Four Main Themes of the 47th Union World Conference on Lung Health

Four Main Themes of the 47th Union World Conference on Lung Health

Dr. Frank Mugabe, Manager of the National Tuberculosis and Leprosy Programme in Uganda, describes the urban DOTS model.

Thirty MSH staff coordinated 2 workshops and 7 symposia and contributed 13 oral and 53 poster presentations to the 47th Union World Conference on Lung Health in Liverpool from October 26 through 29—a historic presence at this event. USAID and WHO experts called the MSH-led symposia on multidrug-resistant TB (MDR-TB) and urban DOTS “outstanding.” In the area of urban DOTS, presenters described the successful approaches that MSH has used in Kabul and Kampala under Challenge TB/Afghanistan and Uganda Track TB.

Four main themes emerged from the conference:

  1. The gap in the number of TB cases detected is higher than previously thought, reaching about 4.3 million people. The World Health Organization is developing the Pathway, a new tool to determine where gaps in detection occur.
  2. With TB now at 10.4 million new cases per year, donor resources will fall far short of addressing the problem, and all countries must increase financial support from government. Advocacy and the involvement of civil society are crucial.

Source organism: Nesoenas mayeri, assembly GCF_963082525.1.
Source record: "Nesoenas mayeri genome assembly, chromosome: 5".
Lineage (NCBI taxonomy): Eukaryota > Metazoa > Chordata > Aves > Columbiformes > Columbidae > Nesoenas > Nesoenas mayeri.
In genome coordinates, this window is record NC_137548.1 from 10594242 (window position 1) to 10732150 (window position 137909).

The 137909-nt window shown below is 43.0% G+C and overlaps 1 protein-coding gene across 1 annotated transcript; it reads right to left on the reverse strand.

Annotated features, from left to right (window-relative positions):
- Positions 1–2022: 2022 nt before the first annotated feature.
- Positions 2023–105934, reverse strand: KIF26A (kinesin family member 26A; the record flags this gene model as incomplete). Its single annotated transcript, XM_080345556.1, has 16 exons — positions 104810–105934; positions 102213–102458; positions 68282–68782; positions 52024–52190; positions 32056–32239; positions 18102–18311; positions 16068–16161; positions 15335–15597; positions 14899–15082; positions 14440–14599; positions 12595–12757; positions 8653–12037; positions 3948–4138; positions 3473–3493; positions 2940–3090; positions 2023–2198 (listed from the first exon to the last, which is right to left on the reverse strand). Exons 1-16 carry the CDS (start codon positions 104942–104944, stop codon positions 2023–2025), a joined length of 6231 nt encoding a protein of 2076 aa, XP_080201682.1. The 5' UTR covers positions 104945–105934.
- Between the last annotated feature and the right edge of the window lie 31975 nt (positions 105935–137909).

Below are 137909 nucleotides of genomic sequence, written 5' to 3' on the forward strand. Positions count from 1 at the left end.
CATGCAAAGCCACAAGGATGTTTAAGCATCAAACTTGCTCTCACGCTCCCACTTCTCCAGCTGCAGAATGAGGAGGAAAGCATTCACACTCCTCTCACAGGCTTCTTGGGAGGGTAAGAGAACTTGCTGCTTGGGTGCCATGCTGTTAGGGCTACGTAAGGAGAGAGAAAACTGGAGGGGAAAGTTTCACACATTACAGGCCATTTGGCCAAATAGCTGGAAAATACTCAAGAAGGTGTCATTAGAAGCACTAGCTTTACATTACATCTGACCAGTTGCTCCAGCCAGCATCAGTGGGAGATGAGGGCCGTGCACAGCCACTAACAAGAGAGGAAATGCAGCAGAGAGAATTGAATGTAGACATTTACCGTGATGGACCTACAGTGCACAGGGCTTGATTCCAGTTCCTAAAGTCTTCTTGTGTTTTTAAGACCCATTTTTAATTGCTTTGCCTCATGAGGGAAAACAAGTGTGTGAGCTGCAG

3. Innovations and best practices in diagnosis and treatment must be scaled up and their use maximized. Andre Zagorski, Manager of the Global Drug Facility for the Stop TB Partnership, characterized the very low uptake of new drugs for MDR-TB as “disastrous.”
  4. Applying local data to decision-making means having electronic, not paper, systems and using digital technology for TB care. Countries should document the TB burden and challenges to provide evidence for national and local decision-makers.

MSH was also perceived as an innovator in the areas of community-based DOTS, TB program implementation in fragile states, contact investigation, TB in children, TB infection control, and TB and diabetes. In terms of diagnosis and treatment, MSH experts highlighted experience in GeneXpert implementation, pharmacovigilance, the introduction of new pediatric medicines, and strategies for adherence to treatment. MSH marshaled its capabilities in strengthening the whole health system to deliver informative papers and sessions about TB financing, capacity building, monitoring and evaluation, and TB surveillance. The team from SIAPS (Systems for Improving Access to Pharmaceuticals and Services) made a strong showing. Pharmacovigilance—the detection, assessment, and prevention of adverse drug effects as part of an active approach to drug safety—is particularly important in the case of MDR-TB, extensively drug-resistant TB (XDR-TB), and the use of new medicines. SIAPS also launched version 4 of the QuanTB electronic tool for the quantification and procurement of TB medicines.